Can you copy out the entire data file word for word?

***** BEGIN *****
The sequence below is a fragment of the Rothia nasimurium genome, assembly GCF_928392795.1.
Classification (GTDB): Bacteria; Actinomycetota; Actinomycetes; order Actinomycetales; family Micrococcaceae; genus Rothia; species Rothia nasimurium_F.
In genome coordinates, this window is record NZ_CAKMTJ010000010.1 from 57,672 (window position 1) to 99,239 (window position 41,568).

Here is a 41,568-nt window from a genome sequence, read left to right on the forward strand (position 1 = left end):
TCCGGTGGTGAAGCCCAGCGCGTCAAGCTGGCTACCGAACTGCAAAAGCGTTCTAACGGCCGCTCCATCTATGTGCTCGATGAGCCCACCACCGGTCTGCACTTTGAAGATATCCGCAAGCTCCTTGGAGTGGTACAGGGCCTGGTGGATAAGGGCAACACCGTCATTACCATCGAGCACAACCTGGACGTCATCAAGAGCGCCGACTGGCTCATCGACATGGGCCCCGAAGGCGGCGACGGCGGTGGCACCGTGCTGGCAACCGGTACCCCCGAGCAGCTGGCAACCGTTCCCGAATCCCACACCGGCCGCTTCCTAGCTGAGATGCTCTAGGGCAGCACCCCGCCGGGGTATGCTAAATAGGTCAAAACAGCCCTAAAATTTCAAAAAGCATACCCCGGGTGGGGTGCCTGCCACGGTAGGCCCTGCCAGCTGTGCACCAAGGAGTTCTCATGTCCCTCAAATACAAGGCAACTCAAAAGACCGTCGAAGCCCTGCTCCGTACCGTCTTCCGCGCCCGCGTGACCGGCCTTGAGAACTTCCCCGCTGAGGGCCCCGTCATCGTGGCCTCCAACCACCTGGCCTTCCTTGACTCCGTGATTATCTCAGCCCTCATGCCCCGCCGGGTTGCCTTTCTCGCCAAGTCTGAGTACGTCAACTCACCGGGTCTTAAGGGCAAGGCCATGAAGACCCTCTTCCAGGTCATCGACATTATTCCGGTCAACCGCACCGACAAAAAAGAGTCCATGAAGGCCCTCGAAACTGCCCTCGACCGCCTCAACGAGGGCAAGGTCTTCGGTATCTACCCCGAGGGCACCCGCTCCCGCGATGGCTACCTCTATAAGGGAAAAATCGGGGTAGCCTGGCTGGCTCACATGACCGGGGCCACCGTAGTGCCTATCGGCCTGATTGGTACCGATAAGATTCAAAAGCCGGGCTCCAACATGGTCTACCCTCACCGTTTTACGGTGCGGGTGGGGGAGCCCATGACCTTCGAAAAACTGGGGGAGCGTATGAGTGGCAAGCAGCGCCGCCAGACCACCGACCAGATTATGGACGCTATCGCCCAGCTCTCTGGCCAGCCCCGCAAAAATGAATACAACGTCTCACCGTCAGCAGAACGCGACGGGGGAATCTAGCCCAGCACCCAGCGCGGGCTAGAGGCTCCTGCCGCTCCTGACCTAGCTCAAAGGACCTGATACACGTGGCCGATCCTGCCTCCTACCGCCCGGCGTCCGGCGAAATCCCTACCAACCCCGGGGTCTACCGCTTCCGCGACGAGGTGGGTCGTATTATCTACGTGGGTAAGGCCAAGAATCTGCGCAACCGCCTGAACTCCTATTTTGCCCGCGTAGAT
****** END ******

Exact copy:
The sequence below is a fragment of the Rothia nasimurium genome, assembly GCF_928392795.1.
Classification (GTDB): Bacteria; Actinomycetota; Actinomycetes; order Actinomycetales; family Micrococcaceae; genus Rothia; species Rothia nasimurium_F.
In genome coordinates, this window is record NZ_CAKMTJ010000010.1 from 57,672 (window position 1) to 99,239 (window position 41,568).

Here is a 41,568-nt window from a genome sequence, read left to right on the forward strand (position 1 = left end):
TCCGGTGGTGAAGCCCAGCGCGTCAAGCTGGCTACCGAACTGCAAAAGCGTTCTAACGGCCGCTCCATCTATGTGCTCGATGAGCCCACCACCGGTCTGCACTTTGAAGATATCCGCAAGCTCCTTGGAGTGGTACAGGGCCTGGTGGATAAGGGCAACACCGTCATTACCATCGAGCACAACCTGGACGTCATCAAGAGCGCCGACTGGCTCATCGACATGGGCCCCGAAGGCGGCGACGGCGGTGGCACCGTGCTGGCAACCGGTACCCCCGAGCAGCTGGCAACCGTTCCCGAATCCCACACCGGCCGCTTCCTAGCTGAGATGCTCTAGGGCAGCACCCCGCCGGGGTATGCTAAATAGGTCAAAACAGCCCTAAAATTTCAAAAAGCATACCCCGGGTGGGGTGCCTGCCACGGTAGGCCCTGCCAGCTGTGCACCAAGGAGTTCTCATGTCCCTCAAATACAAGGCAACTCAAAAGACCGTCGAAGCCCTGCTCCGTACCGTCTTCCGCGCCCGCGTGACCGGCCTTGAGAACTTCCCCGCTGAGGGCCCCGTCATCGTGGCCTCCAACCACCTGGCCTTCCTTGACTCCGTGATTATCTCAGCCCTCATGCCCCGCCGGGTTGCCTTTCTCGCCAAGTCTGAGTACGTCAACTCACCGGGTCTTAAGGGCAAGGCCATGAAGACCCTCTTCCAGGTCATCGACATTATTCCGGTCAACCGCACCGACAAAAAAGAGTCCATGAAGGCCCTCGAAACTGCCCTCGACCGCCTCAACGAGGGCAAGGTCTTCGGTATCTACCCCGAGGGCACCCGCTCCCGCGATGGCTACCTCTATAAGGGAAAAATCGGGGTAGCCTGGCTGGCTCACATGACCGGGGCCACCGTAGTGCCTATCGGCCTGATTGGTACCGATAAGATTCAAAAGCCGGGCTCCAACATGGTCTACCCTCACCGTTTTACGGTGCGGGTGGGGGAGCCCATGACCTTCGAAAAACTGGGGGAGCGTATGAGTGGCAAGCAGCGCCGCCAGACCACCGACCAGATTATGGACGCTATCGCCCAGCTCTCTGGCCAGCCCCGCAAAAATGAATACAACGTCTCACCGTCAGCAGAACGCGACGGGGGAATCTAGCCCAGCACCCAGCGCGGGCTAGAGGCTCCTGCCGCTCCTGACCTAGCTCAAAGGACCTGATACACGTGGCCGATCCTGCCTCCTACCGCCCGGCGTCCGGCGAAATCCCTACCAACCCCGGGGTCTACCGCTTCCGCGACGAGGTGGGTCGTATTATCTACGTGGGTAAGGCCAAGAATCTGCGCAACCGCCTGAACTCCTATTTTGCCCGCGTAGAT